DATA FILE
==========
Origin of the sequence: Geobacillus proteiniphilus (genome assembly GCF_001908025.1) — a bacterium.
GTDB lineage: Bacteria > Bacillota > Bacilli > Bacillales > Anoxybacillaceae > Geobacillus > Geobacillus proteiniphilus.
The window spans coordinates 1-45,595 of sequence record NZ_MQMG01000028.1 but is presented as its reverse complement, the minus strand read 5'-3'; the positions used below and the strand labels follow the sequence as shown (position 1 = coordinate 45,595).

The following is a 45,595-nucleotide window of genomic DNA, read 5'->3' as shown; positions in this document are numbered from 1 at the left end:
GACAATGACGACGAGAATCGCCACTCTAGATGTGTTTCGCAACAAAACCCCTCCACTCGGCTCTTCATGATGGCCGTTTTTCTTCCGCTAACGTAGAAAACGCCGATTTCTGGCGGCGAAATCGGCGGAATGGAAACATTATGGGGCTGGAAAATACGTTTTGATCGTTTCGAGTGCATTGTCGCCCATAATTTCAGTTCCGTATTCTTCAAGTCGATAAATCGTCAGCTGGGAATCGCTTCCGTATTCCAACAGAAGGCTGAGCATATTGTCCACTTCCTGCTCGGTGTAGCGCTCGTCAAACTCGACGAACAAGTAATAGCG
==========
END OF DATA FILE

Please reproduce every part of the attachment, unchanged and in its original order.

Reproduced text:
Origin of the sequence: Geobacillus proteiniphilus (genome assembly GCF_001908025.1) — a bacterium.
GTDB lineage: Bacteria > Bacillota > Bacilli > Bacillales > Anoxybacillaceae > Geobacillus > Geobacillus proteiniphilus.
The window spans coordinates 1-45,595 of sequence record NZ_MQMG01000028.1 but is presented as its reverse complement, the minus strand read 5'-3'; the positions used below and the strand labels follow the sequence as shown (position 1 = coordinate 45,595).

The following is a 45,595-nucleotide window of genomic DNA, read 5'->3' as shown; positions in this document are numbered from 1 at the left end:
GACAATGACGACGAGAATCGCCACTCTAGATGTGTTTCGCAACAAAACCCCTCCACTCGGCTCTTCATGATGGCCGTTTTTCTTCCGCTAACGTAGAAAACGCCGATTTCTGGCGGCGAAATCGGCGGAATGGAAACATTATGGGGCTGGAAAATACGTTTTGATCGTTTCGAGTGCATTGTCGCCCATAATTTCAGTTCCGTATTCTTCAAGTCGATAAATCGTCAGCTGGGAATCGCTTCCGTATTCCAACAGAAGGCTGAGCATATTGTCCACTTCCTGCTCGGTGTAGCGCTCGTCAAACTCGACGAACAAGTAATAGCG